In a recent essay for National Public Radio (NPR) TV critic Eric Deggans faulted Hanks for not going far enough in his recent New York Times op-ed in which the actor urged Hollywood to do more to address the role racism has played in U.S. history. “It is not enough,” Deggans wrote. “So I am saying it is time for folks like Hanks to be anti-racist.”
No amount of groveling and anti-racist efforts will ever redeem white liberals, as Tom Hanks is now finding out. In his op-ed last week for the Times, the popular Oscar-winner urged schools to do more to teach about the history of black people, citing the Tulsa Race Massacre on 1921 as an example. Hanks added that Hollywood needs to do the same.
“Today, I think historically based fiction entertainment must portray the burden of racism in our nation for the sake of the art form’s claims to verisimilitude and authenticity,” he wrote.
In his essay for NPR, Deggans blamed Hanks for “amplifying ideas of white American exceptionalism and heroism,” and declared that the actor must now atone by “helping dismantle and broaden the ideas” that people like him “helped cement in the American mind.”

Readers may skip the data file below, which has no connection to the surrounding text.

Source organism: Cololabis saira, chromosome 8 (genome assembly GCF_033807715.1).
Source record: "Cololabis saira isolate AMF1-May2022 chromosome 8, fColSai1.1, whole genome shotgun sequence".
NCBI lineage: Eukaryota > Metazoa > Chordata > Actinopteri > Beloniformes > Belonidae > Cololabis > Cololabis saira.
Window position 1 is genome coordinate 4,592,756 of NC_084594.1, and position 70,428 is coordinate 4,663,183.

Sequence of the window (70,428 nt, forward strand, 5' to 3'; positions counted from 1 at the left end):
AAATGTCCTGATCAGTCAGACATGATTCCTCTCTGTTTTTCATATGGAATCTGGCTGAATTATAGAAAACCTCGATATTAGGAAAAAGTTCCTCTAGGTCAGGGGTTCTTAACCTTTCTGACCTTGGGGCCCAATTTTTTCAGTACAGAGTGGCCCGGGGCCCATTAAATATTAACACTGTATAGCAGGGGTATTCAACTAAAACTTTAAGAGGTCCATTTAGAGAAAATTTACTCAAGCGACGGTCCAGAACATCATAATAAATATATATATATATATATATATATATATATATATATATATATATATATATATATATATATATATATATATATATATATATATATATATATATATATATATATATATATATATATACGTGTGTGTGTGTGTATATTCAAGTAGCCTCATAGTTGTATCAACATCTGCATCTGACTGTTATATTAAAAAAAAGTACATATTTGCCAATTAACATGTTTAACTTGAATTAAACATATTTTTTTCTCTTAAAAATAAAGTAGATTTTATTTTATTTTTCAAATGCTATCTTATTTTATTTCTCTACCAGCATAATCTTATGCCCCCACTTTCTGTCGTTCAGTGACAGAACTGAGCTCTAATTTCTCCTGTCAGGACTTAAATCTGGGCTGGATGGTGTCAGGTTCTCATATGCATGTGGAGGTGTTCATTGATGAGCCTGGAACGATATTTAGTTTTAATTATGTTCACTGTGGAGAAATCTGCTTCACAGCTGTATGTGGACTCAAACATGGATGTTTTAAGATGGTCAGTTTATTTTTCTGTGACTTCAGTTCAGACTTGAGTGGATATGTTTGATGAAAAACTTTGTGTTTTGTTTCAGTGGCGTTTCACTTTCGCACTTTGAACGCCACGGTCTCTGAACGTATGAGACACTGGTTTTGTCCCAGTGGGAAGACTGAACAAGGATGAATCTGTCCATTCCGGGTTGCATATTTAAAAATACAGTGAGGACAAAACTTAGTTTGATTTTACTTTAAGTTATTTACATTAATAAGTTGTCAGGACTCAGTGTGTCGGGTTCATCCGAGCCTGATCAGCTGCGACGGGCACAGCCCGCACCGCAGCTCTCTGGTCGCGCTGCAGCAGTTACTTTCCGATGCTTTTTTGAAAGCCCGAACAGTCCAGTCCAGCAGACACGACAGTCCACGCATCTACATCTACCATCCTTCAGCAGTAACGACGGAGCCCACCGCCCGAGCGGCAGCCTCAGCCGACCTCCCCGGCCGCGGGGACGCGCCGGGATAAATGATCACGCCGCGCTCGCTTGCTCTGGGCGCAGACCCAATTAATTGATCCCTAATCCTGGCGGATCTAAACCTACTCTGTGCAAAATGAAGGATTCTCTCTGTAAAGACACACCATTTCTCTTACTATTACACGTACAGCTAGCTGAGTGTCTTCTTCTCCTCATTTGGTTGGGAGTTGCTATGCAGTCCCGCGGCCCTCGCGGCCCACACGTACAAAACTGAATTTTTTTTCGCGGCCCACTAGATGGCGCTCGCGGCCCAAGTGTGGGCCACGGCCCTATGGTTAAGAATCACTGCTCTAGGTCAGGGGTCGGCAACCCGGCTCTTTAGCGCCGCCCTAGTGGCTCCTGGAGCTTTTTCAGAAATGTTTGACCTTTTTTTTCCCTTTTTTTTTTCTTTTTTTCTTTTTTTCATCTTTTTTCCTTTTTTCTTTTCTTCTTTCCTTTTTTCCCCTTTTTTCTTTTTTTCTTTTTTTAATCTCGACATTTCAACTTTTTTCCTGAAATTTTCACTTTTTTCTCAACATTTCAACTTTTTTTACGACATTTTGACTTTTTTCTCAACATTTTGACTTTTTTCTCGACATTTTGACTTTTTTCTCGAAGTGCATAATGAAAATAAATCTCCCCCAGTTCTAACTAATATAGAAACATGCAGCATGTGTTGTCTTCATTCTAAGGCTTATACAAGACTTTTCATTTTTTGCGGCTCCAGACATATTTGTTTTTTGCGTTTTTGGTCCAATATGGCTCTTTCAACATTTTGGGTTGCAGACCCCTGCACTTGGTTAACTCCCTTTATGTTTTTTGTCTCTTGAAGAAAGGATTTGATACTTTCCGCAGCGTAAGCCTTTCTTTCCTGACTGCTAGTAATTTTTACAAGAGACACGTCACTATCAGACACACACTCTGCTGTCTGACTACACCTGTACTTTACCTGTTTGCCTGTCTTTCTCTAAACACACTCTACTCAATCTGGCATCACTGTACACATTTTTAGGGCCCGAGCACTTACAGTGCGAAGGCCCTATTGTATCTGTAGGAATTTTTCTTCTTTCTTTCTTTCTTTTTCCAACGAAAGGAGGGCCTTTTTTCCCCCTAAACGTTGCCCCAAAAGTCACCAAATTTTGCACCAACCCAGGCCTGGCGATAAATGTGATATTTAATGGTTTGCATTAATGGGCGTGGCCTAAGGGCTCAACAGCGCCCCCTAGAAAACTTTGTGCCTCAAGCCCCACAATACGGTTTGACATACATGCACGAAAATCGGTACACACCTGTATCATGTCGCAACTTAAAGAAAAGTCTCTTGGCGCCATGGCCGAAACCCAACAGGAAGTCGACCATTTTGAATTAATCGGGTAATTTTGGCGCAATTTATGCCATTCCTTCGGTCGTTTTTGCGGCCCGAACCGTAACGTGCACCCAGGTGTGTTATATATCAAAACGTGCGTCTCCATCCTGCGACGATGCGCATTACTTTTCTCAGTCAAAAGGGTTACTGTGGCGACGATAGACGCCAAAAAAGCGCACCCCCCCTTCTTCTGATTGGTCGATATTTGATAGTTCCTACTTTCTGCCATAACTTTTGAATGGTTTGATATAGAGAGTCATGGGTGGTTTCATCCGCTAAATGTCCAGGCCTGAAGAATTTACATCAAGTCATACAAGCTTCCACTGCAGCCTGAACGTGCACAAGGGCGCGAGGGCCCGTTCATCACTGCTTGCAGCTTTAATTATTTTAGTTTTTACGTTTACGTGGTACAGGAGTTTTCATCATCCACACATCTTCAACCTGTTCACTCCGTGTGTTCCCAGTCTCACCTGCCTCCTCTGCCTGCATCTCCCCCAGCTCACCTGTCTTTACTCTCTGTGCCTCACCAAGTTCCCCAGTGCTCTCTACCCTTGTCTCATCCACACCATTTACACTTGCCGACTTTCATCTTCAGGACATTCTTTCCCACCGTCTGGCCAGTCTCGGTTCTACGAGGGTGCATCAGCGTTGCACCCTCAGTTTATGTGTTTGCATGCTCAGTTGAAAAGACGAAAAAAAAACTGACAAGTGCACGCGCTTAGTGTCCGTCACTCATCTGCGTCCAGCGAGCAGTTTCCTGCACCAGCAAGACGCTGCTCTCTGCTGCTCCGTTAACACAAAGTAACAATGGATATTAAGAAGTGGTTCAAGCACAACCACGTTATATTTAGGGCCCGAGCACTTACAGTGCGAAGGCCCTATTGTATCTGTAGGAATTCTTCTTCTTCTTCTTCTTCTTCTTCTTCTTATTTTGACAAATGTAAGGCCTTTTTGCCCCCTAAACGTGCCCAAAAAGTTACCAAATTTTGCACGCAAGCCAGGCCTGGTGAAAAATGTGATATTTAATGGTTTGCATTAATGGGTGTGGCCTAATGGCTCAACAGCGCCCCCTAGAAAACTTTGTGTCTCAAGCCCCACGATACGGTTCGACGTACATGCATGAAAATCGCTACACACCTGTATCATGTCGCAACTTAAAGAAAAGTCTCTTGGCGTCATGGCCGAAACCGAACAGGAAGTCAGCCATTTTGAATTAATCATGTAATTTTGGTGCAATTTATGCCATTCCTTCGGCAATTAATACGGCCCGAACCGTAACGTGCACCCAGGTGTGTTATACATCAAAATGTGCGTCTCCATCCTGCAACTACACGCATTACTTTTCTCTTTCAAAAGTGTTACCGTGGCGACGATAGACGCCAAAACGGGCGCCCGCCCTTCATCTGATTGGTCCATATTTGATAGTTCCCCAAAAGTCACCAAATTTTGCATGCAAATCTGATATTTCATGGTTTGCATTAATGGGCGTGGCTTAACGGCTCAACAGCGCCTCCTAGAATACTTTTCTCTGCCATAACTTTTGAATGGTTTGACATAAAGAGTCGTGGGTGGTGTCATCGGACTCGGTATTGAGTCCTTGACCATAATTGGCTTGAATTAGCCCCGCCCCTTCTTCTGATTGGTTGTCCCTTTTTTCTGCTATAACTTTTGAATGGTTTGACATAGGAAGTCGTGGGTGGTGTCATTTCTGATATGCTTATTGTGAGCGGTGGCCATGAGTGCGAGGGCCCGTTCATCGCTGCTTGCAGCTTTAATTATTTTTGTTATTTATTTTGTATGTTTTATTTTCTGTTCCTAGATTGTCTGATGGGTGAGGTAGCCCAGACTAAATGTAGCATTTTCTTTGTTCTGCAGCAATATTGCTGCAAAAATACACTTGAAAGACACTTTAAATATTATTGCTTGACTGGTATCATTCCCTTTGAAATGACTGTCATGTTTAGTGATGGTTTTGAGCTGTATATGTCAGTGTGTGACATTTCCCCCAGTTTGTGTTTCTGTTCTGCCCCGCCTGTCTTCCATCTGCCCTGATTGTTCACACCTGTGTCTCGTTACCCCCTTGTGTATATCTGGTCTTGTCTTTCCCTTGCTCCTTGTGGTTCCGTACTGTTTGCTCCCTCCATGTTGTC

“If he really wants to make a difference, Hanks and other stars need to talk specifically about how their work has contributed to these problems and how they will change,” Deggans wrote. “They need to make specific commitments to changing the conversation in story subjects, casting and execution. That is the truly hard work of building change.”
“As a star who can get a movie made just by agreeing to appear in it,” Deggans concluded, “what will Tom Hanks, movie star, actually do?”
It won’t matter what he does, because nothing will never be enough.